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Fake News on Social Media Prompting Advertisers to Reconsider

March 27th, 2018   ||    by Callie Wheeler   ||    No Comments

Online, on the radio, on your TV—stories of fake news on social media abound. From Russian interference in the 2016 presidential election to fringe groups promoting dishonest rumors, it was only a matter of time until this new reality had consequences for social media platforms beyond a mere public outcry.

Now, that time has come: an influential advertiser is threatening to take its money elsewhere if the platforms don’t clean house.

Unilever Speaks Out

At an Interactive Advertising Bureau (IAB) conference in February 2018, Keith Weed, chief marketing officer at Unilever, called out social media platforms like Facebook, Twitter, and YouTube as environments that enable hate and division. While the companies have wooed advertisers with their audiences and inventory, Weed noted the digital dangers are beginning to outweigh the benefits, according to Variety.

And Unilever’s annual marketing budget of about $9.8 billion makes it an influential voice in an ongoing conversation about content on social media sites.

The Advertiser’s Problem

As Weed pointed out, the platforms’ issues ultimately become the advertisers’ as well, as consumers question brands’ placement next to false stories and associate ads with site content. Weed identified racism, sexism, fake news, and hateful speech as issues the media industry must address, through advertisers stopping advertising and publishers not publishing.

Others in the industry have made similar connections, with Forbes calling on advertisers to work with platforms to create solutions for fake news. But making this happen could be an uphill battle.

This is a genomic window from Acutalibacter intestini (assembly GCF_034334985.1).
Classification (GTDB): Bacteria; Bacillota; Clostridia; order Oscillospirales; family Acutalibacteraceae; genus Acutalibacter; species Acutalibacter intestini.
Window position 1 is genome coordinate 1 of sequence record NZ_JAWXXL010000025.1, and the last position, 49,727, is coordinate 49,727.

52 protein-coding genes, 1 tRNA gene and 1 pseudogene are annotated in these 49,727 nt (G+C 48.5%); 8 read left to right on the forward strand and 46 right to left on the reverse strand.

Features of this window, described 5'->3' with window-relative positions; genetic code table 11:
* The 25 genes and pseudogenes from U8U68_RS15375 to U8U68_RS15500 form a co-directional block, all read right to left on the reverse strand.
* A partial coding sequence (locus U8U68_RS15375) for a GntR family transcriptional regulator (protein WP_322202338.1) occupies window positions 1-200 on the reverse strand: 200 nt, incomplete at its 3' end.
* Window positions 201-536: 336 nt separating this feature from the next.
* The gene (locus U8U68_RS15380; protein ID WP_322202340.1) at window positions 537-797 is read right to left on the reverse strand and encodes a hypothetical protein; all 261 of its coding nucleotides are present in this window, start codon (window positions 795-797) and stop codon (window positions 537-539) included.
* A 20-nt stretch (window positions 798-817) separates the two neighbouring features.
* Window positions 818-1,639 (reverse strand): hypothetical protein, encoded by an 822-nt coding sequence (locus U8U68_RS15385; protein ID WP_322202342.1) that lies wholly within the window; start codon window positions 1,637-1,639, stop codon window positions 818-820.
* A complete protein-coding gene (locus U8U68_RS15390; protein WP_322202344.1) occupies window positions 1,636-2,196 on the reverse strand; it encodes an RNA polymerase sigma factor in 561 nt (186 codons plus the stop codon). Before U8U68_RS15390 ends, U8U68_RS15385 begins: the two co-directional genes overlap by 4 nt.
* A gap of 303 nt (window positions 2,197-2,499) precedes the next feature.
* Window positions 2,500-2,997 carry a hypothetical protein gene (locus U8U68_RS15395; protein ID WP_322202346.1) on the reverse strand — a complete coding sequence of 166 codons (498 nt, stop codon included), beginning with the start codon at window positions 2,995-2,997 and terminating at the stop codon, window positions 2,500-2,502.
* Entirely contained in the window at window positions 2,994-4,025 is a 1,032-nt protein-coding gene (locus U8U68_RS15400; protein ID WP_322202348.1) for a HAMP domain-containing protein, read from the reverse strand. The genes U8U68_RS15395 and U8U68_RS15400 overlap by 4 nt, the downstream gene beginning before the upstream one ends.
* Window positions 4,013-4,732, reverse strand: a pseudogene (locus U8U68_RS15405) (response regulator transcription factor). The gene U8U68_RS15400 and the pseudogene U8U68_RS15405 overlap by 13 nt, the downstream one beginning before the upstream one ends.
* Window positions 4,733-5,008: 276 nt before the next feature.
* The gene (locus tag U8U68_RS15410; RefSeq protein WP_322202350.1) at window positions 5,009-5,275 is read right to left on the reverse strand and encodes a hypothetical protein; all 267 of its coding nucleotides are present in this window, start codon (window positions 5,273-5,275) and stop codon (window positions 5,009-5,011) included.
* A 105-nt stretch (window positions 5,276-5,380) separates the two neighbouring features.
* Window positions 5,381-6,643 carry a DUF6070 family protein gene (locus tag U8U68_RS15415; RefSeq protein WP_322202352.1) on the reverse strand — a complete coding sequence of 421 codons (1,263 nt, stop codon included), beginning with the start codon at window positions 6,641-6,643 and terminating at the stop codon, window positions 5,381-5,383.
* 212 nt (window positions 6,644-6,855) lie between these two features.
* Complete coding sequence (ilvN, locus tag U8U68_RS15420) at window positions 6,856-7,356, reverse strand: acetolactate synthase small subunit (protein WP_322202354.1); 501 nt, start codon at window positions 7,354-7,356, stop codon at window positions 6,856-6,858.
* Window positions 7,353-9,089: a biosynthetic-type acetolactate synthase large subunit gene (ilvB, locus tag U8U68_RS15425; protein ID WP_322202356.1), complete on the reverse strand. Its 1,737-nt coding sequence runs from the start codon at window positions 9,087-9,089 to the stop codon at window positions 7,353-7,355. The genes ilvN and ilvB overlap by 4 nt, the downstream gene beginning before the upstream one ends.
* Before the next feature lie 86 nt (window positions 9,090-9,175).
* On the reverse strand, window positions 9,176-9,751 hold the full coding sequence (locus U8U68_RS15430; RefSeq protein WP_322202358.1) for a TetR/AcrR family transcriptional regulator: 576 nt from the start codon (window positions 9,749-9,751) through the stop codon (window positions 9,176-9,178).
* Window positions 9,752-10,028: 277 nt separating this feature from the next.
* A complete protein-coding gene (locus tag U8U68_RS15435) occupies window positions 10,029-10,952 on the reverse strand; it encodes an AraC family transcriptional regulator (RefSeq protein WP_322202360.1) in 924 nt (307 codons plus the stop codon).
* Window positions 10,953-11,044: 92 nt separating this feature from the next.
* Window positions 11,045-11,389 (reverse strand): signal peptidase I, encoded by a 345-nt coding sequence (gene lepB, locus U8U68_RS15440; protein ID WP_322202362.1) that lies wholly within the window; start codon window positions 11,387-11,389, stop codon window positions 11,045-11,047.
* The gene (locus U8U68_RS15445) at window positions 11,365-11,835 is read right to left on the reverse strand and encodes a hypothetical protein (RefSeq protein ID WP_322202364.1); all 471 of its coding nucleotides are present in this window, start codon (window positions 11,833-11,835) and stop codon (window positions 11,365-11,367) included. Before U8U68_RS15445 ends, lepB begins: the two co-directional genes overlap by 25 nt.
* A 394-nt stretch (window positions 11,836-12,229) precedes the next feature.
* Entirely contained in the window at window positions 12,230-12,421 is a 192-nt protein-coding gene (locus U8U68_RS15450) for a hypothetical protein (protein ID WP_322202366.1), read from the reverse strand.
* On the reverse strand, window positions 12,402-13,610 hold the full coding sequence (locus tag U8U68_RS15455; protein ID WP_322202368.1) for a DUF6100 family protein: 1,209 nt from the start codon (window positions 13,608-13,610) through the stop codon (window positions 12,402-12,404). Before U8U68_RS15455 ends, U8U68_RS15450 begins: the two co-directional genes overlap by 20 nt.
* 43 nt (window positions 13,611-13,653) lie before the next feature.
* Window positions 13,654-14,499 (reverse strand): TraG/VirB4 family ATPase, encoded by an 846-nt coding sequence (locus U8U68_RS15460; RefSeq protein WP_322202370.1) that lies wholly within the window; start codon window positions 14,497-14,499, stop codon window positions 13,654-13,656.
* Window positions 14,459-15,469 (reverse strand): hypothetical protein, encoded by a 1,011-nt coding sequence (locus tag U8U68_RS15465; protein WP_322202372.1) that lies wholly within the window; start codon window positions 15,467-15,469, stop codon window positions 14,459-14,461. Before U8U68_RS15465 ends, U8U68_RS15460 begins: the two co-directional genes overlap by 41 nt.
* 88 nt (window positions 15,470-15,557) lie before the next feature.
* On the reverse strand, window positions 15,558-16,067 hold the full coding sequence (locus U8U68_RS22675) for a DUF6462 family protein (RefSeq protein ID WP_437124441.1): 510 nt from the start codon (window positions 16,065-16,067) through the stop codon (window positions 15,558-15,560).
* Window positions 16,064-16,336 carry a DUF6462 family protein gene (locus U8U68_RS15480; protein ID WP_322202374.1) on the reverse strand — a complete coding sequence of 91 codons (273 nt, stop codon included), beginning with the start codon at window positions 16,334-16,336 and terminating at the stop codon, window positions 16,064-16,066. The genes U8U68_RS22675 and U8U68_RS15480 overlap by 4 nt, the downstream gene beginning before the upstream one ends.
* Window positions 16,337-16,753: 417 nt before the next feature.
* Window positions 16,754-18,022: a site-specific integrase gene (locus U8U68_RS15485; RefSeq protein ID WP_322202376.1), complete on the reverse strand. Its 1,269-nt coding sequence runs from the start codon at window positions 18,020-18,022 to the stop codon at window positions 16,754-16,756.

Lies Spread Quickly

A recent MIT study found that lies (i.e., rumors, hoaxes, fake news) spread on Twitter faster than the truth, with falsehoods 70 percent more likely to be retweeted than the truth. The Atlantic reported how the study found falsehoods on every subject perform “better” than truth, but in no subject more so than politics. While the study focused on Twitter, its implications were for every social media site—a business that runs on engaging or provocative content carries with it the risk of promoting fake news.

As Unilever recognized, this issue carries with it concerns and questions for the advertising industry. In a situation where many brands are not in control of their ads’ placements to the same degree as before, do a brand’s ads indicate approval of the site on which they’re published or the content with which they’re seen?

Issues like fake news on social media, inappropriate content, and lack of control of placement may cause advertisers to consider other mediums like local television advertising, where the benefits outweigh the risks.

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